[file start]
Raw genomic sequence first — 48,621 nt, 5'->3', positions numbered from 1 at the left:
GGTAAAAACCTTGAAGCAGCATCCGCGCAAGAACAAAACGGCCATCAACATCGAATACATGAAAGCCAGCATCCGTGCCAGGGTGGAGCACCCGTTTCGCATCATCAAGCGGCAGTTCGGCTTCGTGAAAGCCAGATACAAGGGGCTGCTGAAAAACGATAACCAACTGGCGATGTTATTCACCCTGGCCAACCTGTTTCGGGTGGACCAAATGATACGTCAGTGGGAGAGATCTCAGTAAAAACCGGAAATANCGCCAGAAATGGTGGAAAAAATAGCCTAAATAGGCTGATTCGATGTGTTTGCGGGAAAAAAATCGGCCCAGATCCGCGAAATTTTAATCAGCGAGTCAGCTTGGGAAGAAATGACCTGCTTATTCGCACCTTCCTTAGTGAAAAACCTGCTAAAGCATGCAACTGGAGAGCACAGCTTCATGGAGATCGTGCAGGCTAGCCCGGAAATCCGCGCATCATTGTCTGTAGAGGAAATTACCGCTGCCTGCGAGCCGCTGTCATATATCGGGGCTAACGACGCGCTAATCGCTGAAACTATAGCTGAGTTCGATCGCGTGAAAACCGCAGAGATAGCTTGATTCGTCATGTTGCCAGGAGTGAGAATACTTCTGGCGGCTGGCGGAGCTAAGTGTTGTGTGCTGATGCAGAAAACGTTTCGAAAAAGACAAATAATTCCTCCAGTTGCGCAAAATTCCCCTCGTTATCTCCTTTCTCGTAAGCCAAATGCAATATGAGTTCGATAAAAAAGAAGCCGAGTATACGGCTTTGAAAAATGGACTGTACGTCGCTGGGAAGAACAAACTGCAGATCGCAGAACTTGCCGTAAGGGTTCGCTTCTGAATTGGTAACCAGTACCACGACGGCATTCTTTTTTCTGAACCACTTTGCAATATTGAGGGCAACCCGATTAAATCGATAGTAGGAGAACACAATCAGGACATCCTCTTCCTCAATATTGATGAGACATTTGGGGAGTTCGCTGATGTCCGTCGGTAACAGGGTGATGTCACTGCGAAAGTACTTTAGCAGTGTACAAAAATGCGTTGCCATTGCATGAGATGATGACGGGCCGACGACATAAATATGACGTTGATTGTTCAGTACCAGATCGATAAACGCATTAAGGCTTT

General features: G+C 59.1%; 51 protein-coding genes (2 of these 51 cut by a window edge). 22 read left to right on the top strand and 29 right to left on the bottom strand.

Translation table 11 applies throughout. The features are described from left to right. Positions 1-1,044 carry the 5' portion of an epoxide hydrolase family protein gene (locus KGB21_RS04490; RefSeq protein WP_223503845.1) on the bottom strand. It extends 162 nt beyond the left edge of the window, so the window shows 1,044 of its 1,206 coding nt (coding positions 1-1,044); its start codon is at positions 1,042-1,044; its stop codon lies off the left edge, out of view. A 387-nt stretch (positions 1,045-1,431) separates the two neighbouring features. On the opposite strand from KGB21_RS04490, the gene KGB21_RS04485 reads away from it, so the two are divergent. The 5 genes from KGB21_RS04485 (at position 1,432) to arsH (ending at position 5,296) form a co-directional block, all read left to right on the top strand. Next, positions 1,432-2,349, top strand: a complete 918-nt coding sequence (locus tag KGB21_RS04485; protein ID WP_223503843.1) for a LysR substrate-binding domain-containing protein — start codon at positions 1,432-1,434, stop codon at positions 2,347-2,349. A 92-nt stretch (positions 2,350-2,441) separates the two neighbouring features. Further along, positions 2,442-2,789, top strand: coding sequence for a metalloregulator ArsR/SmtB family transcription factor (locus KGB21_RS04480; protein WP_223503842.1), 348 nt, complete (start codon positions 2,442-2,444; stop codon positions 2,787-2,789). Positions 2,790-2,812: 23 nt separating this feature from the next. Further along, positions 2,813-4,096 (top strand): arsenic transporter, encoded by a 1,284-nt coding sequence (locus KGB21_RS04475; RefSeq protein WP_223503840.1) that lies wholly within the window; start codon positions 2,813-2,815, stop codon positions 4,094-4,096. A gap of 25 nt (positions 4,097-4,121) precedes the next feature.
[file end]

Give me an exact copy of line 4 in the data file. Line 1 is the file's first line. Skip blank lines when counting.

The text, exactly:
Translation table 11 applies throughout. The features are described from left to right. Positions 1-1,044 carry the 5' portion of an epoxide hydrolase family protein gene (locus KGB21_RS04490; RefSeq protein WP_223503845.1) on the bottom strand. It extends 162 nt beyond the left edge of the window, so the window shows 1,044 of its 1,206 coding nt (coding positions 1-1,044); its start codon is at positions 1,042-1,044; its stop codon lies off the left edge, out of view. A 387-nt stretch (positions 1,045-1,431) separates the two neighbouring features. On the opposite strand from KGB21_RS04490, the gene KGB21_RS04485 reads away from it, so the two are divergent. The 5 genes from KGB21_RS04485 (at position 1,432) to arsH (ending at position 5,296) form a co-directional block, all read left to right on the top strand. Next, positions 1,432-2,349, top strand: a complete 918-nt coding sequence (locus tag KGB21_RS04485; protein ID WP_223503843.1) for a LysR substrate-binding domain-containing protein — start codon at positions 1,432-1,434, stop codon at positions 2,347-2,349. A 92-nt stretch (positions 2,350-2,441) separates the two neighbouring features. Further along, positions 2,442-2,789, top strand: coding sequence for a metalloregulator ArsR/SmtB family transcription factor (locus KGB21_RS04480; protein WP_223503842.1), 348 nt, complete (start codon positions 2,442-2,444; stop codon positions 2,787-2,789). Positions 2,790-2,812: 23 nt separating this feature from the next. Further along, positions 2,813-4,096 (top strand): arsenic transporter, encoded by a 1,284-nt coding sequence (locus KGB21_RS04475; RefSeq protein WP_223503840.1) that lies wholly within the window; start codon positions 2,813-2,815, stop codon positions 4,094-4,096. A gap of 25 nt (positions 4,097-4,121) precedes the next feature.